06/26/2014 06:14 pm ET Updated Aug 26, 2014

Fifty Years Later the 1964 Civil Rights Act Is Still Under Assault

The commemoration of the 50th anniversary of the passage of the monumental 1964 Civil Rights Act in July, 1964 was accompanied by a wave of celebratory events back in April at the Lyndon Baines Johnson Presidential Library in Austin, Texas. President Obama gave the keynote address and three other living presidents, Jimmy Carter, George W. Bush, and Bill Clinton also gave their thoughts on the significance of the Act. They paid due homage to the profound impact the Act had in serving as a powerful wrecking ball that demolished the walls of legal segregation and ushered in an era of unbridled opportunities for many blacks. The changes are unmistakable today. Blacks are better educated, more prosperous, own more businesses, hold more positions in the professions, and have more elected officials than ever before.

Yet the towering racial improvements since Johnson put pen to the bill a half century ago masks a harsh reality. That is that the challenge and threats to civil rights 50 years later are, in some ways, more daunting than what Johnson, Martin Luther King, Jr., and other civil rights leaders of that day faced.

When Johnson signed the bill, black leaders had already firmly staked out the moral high ground for a powerful and irresistible civil rights movement. It was classic good versus evil. Many white Americans were sickened by the gory news scenes of baton-battering racist Southern sheriffs, fire hoses, police dogs, and Klan violence unleashed against peaceful black protesters. Racial segregation was considered immoral and indefensible, and the civil rights leaders were hailed as martyrs and heroes in the fight for justice.

As America unraveled in the 1960s in the anarchy of urban riots, campus takeovers, and anti-war street battles, the civil rights movement and its leaders fell apart, too. Many of them fell victim to their own success and failure. When they broke down the racially restricted doors of corporations, government agencies, and universities, it was middle-class blacks, not the poor, who rushed headlong through them. As King embraced the rhetoric of the militant anti-war movement, he became a political pariah shunned by the White House, as well as mainstream white and black leaders.

King's murder in 1968 was a turning point for race relations in America. The self-destruction from within and political sabotage from outside of black organizations left the black poor organizationally fragmented and politically rudderless. The black poor, lacking competitive technical skills and professional training, and shunned by many middle-class black leaders, became expendable jail and street and cemetery fodder. Some turned to gangs, guns and drugs to survive.

A Pew study specifically released to coincide with the 50th anniversary of the March on Washington celebrations in August 2013 graphically made the point that the economic and social gaps between whites and African-Americans have widened over the last few decades despite massive spending by federal and state governments, state and federal civil rights laws, and two decades of affirmative action programs. The racial polarization has been endemic between blacks and whites on the George Zimmerman trial to just about every other controversial case that involves black and white perceptions of the workings of the criminal justice system.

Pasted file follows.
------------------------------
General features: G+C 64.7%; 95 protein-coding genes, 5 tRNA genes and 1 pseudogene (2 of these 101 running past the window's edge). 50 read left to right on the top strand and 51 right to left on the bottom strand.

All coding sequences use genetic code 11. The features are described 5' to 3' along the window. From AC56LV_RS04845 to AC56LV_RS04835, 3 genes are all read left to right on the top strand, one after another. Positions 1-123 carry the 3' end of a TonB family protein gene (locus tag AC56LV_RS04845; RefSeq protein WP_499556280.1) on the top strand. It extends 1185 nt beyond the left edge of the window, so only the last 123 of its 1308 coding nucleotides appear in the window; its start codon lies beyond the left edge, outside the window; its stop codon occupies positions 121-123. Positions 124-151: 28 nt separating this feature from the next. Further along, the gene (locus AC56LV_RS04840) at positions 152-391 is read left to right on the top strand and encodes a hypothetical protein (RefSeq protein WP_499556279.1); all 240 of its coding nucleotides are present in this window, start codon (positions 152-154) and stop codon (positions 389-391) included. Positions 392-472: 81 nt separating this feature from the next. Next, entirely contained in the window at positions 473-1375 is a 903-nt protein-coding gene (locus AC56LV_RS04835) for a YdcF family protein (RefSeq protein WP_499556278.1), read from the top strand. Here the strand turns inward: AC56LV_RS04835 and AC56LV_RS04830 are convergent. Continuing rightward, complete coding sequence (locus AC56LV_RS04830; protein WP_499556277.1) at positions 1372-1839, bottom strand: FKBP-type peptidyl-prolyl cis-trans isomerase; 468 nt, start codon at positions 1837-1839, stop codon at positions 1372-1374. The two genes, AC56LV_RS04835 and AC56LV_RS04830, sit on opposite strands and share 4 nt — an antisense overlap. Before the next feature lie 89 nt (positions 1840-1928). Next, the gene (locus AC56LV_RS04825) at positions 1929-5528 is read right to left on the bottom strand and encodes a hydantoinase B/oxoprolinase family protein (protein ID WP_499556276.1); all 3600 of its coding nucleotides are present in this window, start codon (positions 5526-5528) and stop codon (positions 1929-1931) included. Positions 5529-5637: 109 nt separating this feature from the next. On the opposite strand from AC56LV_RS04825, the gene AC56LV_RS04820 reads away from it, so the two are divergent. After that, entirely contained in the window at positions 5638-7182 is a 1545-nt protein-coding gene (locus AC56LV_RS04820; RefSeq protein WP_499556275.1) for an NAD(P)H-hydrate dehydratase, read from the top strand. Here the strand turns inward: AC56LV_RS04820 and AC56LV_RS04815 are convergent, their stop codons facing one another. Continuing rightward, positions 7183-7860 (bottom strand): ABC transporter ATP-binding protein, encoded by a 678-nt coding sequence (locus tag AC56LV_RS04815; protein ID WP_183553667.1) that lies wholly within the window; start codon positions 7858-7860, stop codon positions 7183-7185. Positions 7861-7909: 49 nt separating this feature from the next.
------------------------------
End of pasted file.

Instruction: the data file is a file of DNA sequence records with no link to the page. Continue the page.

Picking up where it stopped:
A half century later, the task of redeeming the promise of the Civil Rights Act means confronting the crises of family breakdown, the rash of shamefully failing public schools, racial profiling, de facto Jim Crow housing segregation, the obscene racial disparities in the prison and criminal justice system, and the HIV/AIDS plague among blacks, the gut of affirmative action, and the full blown assault by the GOP on the Voting Rights Act. These are beguiling problems that define the racial battles today and these are the problems that King and the civil rights movement of his day only had begun to recognize and address. Civil rights leaders today also have to confront something else that civil rights leaders in 1964 did not have to face. They had the sympathy and goodwill of millions of whites, politicians, and business leaders in the peak years of the civil rights movement. Much of that goodwill has vanished in the belief that blacks have attained full equality. Things have regressed so much that there's much speculation that the 1964 Civil rights Act would have tough sledding getting through the heavily tea party influenced GOP controlled House today.

Then there's the reality that race matters in America can no longer be framed exclusively in black and white. Latinos and Asians have become major players in the fight for political and economic empowerment and figure big in the political strategies of Democratic and Republican presidential contenders. Today's civil rights leaders will have to figure out ways to balance the competing and sometimes contradictory needs of these and other ethnic groups and patch them into a workable coalition for change.

Still, civil rights leaders can draw strength from the courage, vision and dedication of those who battled for the 1964 Civil Rights Act's passage. They can and must continue to fight hard against the racial and economic injustices that still plague the nation fifty years after Johnson's landmark signing.

Earl Ofari Hutchinson is an author and political analyst.